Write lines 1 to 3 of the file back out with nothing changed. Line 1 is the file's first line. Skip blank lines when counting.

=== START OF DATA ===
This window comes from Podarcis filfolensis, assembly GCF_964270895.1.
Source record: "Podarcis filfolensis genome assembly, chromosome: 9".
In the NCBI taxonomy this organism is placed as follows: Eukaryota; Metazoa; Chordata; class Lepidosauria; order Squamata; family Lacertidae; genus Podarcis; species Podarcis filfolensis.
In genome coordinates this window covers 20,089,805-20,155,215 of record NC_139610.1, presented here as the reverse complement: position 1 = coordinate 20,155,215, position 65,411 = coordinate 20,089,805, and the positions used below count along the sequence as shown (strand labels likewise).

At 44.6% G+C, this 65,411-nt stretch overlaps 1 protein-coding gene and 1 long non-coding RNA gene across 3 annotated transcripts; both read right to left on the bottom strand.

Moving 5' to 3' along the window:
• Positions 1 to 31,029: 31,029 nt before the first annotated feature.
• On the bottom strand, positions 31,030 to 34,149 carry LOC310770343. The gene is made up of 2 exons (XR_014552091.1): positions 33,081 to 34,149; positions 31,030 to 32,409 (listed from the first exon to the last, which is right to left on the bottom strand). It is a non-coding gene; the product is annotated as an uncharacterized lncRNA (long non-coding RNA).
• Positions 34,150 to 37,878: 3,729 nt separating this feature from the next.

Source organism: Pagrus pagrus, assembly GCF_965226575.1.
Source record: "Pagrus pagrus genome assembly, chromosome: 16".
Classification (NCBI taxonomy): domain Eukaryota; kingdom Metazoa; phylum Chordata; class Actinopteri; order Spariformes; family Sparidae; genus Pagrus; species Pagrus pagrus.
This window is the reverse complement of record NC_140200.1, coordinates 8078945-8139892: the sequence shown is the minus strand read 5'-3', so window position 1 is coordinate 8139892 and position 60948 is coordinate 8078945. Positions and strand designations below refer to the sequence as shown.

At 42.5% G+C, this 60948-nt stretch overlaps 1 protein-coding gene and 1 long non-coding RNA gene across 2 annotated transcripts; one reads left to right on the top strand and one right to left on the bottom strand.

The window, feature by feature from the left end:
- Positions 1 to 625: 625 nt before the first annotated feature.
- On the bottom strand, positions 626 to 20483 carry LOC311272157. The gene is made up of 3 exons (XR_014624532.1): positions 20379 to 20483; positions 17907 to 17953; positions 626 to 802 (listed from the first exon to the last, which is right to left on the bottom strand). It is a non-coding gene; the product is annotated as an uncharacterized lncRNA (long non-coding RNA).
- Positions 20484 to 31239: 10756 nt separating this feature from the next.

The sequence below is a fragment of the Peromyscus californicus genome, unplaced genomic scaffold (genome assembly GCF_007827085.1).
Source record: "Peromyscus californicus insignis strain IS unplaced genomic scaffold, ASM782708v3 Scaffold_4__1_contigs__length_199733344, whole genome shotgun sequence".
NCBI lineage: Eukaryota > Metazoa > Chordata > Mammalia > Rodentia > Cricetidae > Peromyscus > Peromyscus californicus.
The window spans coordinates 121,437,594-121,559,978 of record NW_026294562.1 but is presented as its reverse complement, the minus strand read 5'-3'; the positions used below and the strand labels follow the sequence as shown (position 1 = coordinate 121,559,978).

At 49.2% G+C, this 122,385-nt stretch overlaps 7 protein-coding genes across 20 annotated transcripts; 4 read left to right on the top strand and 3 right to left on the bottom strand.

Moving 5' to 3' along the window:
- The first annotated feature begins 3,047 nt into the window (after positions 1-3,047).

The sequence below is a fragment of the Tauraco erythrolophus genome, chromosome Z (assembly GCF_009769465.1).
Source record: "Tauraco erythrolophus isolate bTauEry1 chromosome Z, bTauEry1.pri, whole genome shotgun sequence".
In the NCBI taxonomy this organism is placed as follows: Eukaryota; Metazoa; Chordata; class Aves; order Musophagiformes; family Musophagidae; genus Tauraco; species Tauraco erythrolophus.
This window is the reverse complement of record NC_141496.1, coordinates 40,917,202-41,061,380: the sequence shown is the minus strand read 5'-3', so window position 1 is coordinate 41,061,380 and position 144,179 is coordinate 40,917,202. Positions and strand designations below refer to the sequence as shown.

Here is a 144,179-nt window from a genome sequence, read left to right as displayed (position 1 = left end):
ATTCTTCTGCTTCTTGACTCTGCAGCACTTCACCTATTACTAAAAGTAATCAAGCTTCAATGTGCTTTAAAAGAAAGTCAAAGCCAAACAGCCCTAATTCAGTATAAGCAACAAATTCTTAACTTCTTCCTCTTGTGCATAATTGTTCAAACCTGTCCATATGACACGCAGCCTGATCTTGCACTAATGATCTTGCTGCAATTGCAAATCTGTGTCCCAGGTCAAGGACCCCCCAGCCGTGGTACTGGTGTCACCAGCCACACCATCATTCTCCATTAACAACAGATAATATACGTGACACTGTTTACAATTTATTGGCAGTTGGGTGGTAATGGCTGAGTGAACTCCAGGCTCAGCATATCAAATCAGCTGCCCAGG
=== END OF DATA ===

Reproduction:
This window comes from Podarcis filfolensis, assembly GCF_964270895.1.
Source record: "Podarcis filfolensis genome assembly, chromosome: 9".
In the NCBI taxonomy this organism is placed as follows: Eukaryota; Metazoa; Chordata; class Lepidosauria; order Squamata; family Lacertidae; genus Podarcis; species Podarcis filfolensis.